O what a hero we have lost this day! What a patriot! What a
self-denying battler for noble causes! But don't take my word for it, read
it yourself in New Jersey Sen. Bob Torricelli's withdrawal announcement.
Embark with him on the emotional journey back to his first
political race. Chuckle as he recalls that his mother put him on the ballot
for county committeeman when he was a mere college tyke -- and revel in how
he won "two to nothing." Our knight is modest and self-deprecatory.
Not for Bob Torricelli the selfish pursuit of riches. No, he
cared too much about other people. "I have witnessed friends build families
and businesses, sometimes fortunes, and I never had any regret." It was that
love of the people, and not ambition, that propelled him to "get here first
... leave last" when he got an internship in the governor's office. Yes, and
he told the governor just that, explaining, "I'm going to do good things."
It was the same when, traveling with then-Vice President Walter Mondale, he
met Egypt's President Sadat, and proclaimed, "I'm going to be a member of
the United States Congress." It sends a chill down your spine, does it not?
He achieved his goal and "fought" tirelessly for things he
believes in. Not only that, but he doesn't ask for credit. "I think about
the trophies of my life with a great and quiet satisfaction. ... If you
actually seek more than satisfaction for yourself in the things you achieve,
you will always be frustrated."
Well, perhaps the Torch's satisfaction isn't all that "quiet."
He elaborated: "Somewhere today in one of the several hospitals in New
Jersey, some woman's life is going to be changed because of the mammography
centers that I created for thousands of women. ... Some child in Bergen
County will play in a park that I funded, in land that I saved. Somewhere
all over New Jersey, some senior citizen who doesn't even know my name and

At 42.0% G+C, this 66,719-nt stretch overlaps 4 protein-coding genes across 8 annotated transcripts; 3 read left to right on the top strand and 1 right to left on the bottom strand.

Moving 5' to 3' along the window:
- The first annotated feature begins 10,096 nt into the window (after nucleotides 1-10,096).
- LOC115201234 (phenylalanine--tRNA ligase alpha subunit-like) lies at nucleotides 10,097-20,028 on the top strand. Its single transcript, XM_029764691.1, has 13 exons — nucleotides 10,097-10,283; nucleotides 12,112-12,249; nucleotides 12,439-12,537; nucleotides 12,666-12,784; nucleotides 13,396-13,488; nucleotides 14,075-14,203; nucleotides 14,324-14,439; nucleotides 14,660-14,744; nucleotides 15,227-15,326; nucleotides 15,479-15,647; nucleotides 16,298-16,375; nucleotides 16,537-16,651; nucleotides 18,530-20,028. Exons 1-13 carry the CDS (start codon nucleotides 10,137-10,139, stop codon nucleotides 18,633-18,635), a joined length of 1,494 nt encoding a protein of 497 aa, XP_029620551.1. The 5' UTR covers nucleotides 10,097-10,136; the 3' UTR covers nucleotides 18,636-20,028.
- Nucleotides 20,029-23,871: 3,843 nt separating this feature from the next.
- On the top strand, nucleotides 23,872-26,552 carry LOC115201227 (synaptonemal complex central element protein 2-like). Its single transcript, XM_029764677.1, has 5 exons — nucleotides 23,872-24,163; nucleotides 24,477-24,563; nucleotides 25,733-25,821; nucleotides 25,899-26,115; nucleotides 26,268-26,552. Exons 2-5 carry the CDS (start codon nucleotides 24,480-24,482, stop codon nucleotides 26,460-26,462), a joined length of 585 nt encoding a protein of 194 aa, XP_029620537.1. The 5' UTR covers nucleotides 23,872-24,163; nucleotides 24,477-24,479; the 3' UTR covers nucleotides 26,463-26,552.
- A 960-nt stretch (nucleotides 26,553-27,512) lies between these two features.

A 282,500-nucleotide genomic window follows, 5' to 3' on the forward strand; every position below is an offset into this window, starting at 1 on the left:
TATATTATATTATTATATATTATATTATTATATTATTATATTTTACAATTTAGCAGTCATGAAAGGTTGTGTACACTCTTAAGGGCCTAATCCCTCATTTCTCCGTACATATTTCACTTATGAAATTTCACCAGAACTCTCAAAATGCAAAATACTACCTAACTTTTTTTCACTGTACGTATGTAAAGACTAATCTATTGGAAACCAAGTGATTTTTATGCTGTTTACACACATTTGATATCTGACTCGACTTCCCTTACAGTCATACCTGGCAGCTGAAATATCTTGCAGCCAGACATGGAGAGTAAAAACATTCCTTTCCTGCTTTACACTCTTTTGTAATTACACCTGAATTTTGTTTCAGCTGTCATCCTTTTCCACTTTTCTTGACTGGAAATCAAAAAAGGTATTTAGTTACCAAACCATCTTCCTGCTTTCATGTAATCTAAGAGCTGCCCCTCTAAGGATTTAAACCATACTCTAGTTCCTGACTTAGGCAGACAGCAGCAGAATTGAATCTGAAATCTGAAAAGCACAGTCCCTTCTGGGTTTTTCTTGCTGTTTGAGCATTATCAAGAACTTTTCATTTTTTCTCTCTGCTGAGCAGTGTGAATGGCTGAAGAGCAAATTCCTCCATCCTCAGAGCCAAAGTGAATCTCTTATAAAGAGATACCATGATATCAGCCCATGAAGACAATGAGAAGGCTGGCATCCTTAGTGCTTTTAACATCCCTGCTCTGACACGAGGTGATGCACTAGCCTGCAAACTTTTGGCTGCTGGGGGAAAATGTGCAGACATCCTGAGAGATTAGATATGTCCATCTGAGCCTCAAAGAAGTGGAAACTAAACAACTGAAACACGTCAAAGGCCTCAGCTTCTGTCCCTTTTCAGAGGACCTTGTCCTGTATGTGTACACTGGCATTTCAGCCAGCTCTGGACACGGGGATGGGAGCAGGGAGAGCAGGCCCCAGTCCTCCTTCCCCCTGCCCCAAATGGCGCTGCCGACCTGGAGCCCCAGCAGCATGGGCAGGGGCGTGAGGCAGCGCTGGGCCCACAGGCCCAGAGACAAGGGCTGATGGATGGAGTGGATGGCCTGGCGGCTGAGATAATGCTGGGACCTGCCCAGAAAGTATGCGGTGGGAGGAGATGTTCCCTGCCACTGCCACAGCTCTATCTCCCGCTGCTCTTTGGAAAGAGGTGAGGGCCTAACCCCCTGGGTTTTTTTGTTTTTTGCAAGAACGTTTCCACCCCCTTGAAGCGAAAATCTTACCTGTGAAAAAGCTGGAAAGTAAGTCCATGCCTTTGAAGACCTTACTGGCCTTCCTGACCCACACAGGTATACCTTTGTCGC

nothing about what we're doing today will live in a senior center that I
helped to build."
That's what we need to remember -- that St. Bob "fought" to
spend other people's money (ours) on projects he thought worthy. Let's not
dwell on smaller matters. Let's not recall, for example, that in a meeting
with Muslim extremists, Torricelli said that "America has little to teach
and much to learn." Or his grandstanding stunt in 1997 when he proclaimed
that his sensitivity to ethnic profiling began in his youth when he watched
Sen. Estes Kefauver's senate committee traffic in Italian-American
stereotypes: "It is among the first memories I have of government of the
United States, and probably the first hearing of the United States Senate I
ever witnessed. It was only a flickering television screen, but I will never
forget it, and even if I tried, my family would never allow me."
Turns out that little St. Bob was 5 days old when the Kefauver
hearings ended. What more evidence of precocious political sensitivity do
Above all, we must not be distracted by the senator's receipt of
an $8,100 Rolex watch, a $4,000 grandfather clock, 12 handmade Italian
suits, a stereo, a big-screen TV, three sets of diamond earrings and $53,700
in illegal campaign contributions from a favor-seeking businessman -- nor
the rebuke from the Senate Ethics Committee. We mustn't even consider the
2001 surveillance tape from a convenience store that caught the Torch
meeting with a solid-waste contractor and David Chang, his Rolex benefactor.
Don't most sensitive senators hold meetings at 7-Eleven?
No, the nation has lost an irreplaceable man. Well, that is,
except on the New Jersey ballot, where -- Torricelli and the Democrats
insist -- he is eminently replaceable. A tame New Jersey Supreme Court has
permitted this sleight of hand, despite the clear wording of the law that
forbids it. Sen. Tom Daschle, D-S.D., assures us that this switch in time is
the only way to assure New Jersey voters of a choice. But it was Torricelli
who denied them the Torricelli/Forrester choice, wasn't it? Presumably, the
New Jersey Supreme Court will approve if Forrester drops in the polls and
then pulls out in favor of someone else.
In his farewell address, Torricelli apologized to Bill Clinton,
saying, "I did not have his strength." Maybe not. But he had his morals.